New forestry talks aim to clear strike logjam

The union representing 3,000 striking coastal forest workers is holding out a glimmer of hope that a round of bargaining scheduled for this week could translate into a new contract before Christmas.

Western Forest Products’ employees and contracted workers at six Island manufacturing plants and timberlands around the coast have been on strike since July 1. “It’s difficult to be optimistic at this point, but for the sake of our members, I’m always somewhat hopeful that something can get done,” said United Steelworkers president Brian Butler, shortly after news broke that the company had agreed to return to mediated bargaining on Thursday in Nanaimo.

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Butler said the union has been asking to get back to the bargaining table since talks broke off in late November, but it wasn’t until Tuesday that Western contacted mediators Vince Ready and Amanda Rogers and agreed to meet.

With Mosaic Forest Management, which manages forests for TimberWest and Island Timberlands, curtailing harvesting operations Nov. 25, about 5,000 forest workers are now off the job on the coast.

The United Steelworkers Union has said the major issues remain alternate shifts, which allow the company to compress work weeks and extend working hours in the logging and manufacturing divisions, and a drug and alcohol policy that the union says targets workers rather than helping them.

“We do have some stumbling blocks that have us stalemated,” said Butler. “We hope to break through and find some common ground and resolve these issues.”

A Western representative could not be reached for comment Tuesday.

Butler said he’s aware the strike, now in its 24th week, has taken a financial toll on communities and forestry contractors on the Island, with his members taking the biggest hit. But they remain committed to the cause, he said.

“We met with the leadership a week ago and it was unanimous that we need to stick with these issues,” he said. “Sure, there’s people hurting all over the place, and we do our best to try and stay on top of cases of hardship, but the membership is very committed to seeing this through to make sure there is real change.”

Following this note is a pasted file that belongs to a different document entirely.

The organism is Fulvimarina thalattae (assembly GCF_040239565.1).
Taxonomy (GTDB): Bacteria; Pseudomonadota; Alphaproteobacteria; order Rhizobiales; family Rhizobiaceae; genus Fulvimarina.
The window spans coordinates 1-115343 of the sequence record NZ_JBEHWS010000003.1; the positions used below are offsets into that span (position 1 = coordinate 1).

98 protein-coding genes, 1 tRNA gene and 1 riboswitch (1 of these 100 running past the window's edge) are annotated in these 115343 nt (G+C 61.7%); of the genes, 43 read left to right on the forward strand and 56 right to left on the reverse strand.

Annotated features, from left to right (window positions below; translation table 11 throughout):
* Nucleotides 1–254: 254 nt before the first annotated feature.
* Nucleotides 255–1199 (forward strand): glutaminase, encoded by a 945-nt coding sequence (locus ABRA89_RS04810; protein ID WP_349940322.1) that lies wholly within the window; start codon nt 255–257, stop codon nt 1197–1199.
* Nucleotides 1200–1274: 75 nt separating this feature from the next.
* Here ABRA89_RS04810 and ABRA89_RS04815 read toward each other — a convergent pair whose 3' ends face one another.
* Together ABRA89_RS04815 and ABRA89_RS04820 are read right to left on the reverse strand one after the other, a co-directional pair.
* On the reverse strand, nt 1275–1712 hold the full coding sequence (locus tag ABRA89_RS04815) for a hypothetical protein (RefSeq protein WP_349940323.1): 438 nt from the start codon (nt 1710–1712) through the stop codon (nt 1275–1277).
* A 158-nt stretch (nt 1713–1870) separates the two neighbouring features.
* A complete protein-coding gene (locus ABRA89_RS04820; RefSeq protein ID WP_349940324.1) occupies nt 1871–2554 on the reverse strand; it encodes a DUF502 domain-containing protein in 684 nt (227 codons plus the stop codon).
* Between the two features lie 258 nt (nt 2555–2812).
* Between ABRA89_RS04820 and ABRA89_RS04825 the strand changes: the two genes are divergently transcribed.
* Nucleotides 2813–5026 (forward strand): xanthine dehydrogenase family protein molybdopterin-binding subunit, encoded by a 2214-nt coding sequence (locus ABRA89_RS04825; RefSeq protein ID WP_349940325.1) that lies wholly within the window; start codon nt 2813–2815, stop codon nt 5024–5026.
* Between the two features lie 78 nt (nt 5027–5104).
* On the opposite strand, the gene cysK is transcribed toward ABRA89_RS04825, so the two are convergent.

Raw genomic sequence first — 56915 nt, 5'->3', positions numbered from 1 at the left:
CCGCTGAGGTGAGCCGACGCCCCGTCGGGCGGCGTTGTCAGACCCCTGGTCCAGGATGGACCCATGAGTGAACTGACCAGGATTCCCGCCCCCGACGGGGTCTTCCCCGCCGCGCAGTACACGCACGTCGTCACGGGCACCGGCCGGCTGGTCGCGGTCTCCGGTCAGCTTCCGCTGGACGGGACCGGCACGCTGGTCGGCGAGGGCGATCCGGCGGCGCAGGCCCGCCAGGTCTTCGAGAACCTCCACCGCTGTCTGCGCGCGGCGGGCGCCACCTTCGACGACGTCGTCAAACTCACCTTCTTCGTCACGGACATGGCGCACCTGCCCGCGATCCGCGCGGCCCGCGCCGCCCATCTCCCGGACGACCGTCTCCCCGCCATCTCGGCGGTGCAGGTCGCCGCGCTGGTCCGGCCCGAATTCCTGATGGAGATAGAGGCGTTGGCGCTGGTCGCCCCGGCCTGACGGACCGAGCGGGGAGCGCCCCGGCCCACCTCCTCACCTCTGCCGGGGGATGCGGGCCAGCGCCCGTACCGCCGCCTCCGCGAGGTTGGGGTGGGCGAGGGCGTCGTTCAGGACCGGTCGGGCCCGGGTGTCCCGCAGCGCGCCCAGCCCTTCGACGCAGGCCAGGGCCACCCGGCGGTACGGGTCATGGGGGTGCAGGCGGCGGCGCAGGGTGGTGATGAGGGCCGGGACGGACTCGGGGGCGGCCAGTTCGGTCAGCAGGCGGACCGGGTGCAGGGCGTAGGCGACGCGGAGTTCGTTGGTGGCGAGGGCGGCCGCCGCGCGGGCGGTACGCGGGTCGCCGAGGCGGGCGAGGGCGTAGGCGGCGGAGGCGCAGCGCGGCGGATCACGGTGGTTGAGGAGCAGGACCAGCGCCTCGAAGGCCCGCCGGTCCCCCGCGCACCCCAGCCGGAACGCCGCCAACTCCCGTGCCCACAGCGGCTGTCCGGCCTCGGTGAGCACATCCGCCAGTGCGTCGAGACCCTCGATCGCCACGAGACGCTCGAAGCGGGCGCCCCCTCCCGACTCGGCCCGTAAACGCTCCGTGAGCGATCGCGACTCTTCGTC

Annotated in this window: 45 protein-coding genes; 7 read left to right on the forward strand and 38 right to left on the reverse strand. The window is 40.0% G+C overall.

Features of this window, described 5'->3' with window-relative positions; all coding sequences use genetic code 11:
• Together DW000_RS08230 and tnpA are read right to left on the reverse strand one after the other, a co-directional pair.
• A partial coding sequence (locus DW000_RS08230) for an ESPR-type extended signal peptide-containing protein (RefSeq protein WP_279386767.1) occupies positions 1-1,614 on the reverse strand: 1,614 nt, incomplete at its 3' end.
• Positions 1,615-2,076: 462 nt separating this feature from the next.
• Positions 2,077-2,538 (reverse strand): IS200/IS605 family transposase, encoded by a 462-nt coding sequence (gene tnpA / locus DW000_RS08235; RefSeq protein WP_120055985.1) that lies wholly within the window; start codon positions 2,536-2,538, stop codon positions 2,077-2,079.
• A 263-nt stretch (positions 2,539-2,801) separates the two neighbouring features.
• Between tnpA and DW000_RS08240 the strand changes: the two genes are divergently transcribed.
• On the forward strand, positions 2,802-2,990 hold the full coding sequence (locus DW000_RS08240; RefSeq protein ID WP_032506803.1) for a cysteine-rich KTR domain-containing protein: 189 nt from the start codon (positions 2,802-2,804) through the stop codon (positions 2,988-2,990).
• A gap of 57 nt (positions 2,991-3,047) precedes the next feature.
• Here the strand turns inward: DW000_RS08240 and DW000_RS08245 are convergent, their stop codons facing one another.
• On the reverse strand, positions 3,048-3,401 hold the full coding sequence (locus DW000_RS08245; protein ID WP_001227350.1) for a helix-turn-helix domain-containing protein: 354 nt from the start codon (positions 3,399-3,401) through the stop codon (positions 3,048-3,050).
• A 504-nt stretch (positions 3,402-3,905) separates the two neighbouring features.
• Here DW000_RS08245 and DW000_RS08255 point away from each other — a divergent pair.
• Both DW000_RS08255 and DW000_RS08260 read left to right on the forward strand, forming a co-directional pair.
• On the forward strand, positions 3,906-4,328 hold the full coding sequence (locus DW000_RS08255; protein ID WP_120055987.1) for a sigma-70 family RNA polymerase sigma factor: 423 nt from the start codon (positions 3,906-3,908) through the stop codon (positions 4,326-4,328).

As he has throughout the dispute, Butler rejected any suggestion of binding arbitration or government intervention, something Western chief executive Don Demens suggested this week.

“Government is absolutely doing the right thing — they should not be intervening in a private-sector labour dispute that is not an essential service,” he said. “I can see why Don Demens would like binding arbitration to force a binding solution … but rather than Don Demens waiting for someone else to do his work, he needs to get to the bargaining table and deal with these issues.”

The Steelworkers have argued it was government intervention and a binding-arbitration process in 2004 that led to the current strike. They claim that process stripped away previously negotiated rights for workers to vote on alternate shifts and their work schedules.

For his part, Premier John Horgan has shown no appetite to get involved in the dispute.

He recently told Postmedia the two sides are already working with Ready at the bargaining table.

“I’m hopeful that there will be resolution the next day or so with respect to the coastal forest industry. But these are impasses that are a result of low market prices, a softwood lumber dispute with the U.S., [and] an inability for the parties to come to an appropriate resolution through negotiations,” he said.

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